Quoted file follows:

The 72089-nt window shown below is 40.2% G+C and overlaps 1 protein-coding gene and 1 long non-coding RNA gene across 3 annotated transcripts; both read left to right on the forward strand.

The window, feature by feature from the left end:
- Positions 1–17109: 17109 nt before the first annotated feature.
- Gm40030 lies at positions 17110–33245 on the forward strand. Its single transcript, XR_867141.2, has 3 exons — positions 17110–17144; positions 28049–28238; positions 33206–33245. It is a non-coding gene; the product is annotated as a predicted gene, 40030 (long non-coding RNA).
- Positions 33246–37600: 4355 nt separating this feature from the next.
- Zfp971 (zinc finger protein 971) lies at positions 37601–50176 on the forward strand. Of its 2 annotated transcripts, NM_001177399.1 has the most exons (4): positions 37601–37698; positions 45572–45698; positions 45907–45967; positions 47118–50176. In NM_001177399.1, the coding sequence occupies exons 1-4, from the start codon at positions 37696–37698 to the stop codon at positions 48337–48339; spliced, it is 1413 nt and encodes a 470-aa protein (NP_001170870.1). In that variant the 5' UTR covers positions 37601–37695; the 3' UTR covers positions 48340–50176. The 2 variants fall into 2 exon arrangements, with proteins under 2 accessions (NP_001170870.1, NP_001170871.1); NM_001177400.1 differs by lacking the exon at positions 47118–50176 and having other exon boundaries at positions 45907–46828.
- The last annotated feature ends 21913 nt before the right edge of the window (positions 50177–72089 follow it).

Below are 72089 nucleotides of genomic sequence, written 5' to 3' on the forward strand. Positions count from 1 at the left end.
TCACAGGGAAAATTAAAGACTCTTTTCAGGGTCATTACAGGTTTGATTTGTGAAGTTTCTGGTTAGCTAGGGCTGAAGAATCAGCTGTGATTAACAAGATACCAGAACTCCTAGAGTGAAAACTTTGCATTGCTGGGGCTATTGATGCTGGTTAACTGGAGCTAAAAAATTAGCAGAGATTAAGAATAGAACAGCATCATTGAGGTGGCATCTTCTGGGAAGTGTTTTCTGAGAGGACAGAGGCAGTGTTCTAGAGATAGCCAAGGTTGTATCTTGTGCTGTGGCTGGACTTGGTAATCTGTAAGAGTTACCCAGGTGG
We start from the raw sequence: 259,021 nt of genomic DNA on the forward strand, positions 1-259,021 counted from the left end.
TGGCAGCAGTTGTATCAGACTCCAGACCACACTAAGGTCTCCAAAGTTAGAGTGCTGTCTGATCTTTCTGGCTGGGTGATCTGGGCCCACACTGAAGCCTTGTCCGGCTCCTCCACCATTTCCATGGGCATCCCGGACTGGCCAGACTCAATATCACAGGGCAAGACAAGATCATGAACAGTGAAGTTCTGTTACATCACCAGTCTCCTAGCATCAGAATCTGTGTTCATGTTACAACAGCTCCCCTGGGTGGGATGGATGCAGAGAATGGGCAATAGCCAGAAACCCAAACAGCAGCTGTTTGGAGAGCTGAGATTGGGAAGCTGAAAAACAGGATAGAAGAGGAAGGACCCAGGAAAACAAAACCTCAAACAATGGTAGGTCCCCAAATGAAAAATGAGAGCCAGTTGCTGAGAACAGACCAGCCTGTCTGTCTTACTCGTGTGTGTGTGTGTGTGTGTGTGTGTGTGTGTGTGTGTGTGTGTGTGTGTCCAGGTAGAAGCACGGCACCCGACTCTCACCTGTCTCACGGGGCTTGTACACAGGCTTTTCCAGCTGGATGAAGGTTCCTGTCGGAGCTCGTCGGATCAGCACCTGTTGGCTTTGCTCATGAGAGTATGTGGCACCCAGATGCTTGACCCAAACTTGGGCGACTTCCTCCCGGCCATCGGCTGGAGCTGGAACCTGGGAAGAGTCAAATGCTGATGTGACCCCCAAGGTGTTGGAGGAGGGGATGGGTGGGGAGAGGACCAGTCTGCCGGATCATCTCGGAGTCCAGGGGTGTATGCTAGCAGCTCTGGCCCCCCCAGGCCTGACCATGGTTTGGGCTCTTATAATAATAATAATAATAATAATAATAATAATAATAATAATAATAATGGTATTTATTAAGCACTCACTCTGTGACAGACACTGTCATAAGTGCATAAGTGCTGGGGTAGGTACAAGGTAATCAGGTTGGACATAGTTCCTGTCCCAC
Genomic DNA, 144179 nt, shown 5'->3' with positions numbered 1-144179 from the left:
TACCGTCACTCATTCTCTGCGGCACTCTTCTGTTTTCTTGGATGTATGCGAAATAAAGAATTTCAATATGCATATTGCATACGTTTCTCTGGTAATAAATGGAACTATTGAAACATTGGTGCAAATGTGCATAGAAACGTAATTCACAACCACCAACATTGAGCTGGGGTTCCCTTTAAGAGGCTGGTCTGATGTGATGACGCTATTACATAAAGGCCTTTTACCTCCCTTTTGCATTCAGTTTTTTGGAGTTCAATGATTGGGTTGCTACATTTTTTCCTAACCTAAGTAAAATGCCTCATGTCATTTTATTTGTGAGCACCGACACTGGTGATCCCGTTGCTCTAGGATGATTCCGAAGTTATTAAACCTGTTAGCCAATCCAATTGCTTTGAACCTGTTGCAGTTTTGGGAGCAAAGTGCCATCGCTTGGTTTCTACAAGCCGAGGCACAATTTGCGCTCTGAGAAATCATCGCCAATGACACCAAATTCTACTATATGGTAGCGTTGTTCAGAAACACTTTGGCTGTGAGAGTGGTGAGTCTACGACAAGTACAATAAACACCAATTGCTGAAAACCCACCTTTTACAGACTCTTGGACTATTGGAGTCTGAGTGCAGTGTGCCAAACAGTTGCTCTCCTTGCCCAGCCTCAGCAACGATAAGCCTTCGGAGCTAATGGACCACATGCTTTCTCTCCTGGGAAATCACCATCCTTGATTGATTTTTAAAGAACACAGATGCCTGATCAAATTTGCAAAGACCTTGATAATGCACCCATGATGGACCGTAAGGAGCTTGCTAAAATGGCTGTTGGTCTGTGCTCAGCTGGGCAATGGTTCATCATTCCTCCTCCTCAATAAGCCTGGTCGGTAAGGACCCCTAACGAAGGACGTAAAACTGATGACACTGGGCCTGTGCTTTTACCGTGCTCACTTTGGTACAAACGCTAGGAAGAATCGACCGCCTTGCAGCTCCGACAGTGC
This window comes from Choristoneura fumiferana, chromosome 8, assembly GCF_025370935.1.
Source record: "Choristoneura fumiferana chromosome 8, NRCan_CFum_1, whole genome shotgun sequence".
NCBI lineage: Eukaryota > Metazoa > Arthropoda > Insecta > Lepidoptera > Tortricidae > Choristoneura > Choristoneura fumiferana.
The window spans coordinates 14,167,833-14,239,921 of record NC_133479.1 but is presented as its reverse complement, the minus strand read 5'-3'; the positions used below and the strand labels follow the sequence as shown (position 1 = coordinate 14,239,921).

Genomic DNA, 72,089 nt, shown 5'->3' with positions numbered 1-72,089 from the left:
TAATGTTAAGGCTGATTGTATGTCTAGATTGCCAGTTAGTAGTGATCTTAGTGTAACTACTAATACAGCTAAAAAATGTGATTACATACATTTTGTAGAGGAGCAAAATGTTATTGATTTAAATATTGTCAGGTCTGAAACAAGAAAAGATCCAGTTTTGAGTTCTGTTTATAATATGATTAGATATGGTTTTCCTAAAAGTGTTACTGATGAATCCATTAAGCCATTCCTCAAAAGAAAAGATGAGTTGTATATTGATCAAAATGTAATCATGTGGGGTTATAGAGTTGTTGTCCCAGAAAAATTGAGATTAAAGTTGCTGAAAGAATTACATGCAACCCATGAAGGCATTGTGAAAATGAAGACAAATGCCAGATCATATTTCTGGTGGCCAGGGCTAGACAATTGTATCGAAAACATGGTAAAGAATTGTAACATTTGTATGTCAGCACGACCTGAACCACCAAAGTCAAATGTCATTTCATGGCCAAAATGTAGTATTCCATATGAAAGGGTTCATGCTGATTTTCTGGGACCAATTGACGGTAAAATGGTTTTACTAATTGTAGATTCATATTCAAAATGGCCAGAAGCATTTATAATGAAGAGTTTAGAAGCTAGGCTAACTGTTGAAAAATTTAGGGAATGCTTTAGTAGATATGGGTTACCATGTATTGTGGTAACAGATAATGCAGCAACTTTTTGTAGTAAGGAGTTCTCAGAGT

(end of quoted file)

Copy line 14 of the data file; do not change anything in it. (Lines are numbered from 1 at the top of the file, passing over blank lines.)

This window comes from Choristoneura fumiferana, chromosome 8, assembly GCF_025370935.1.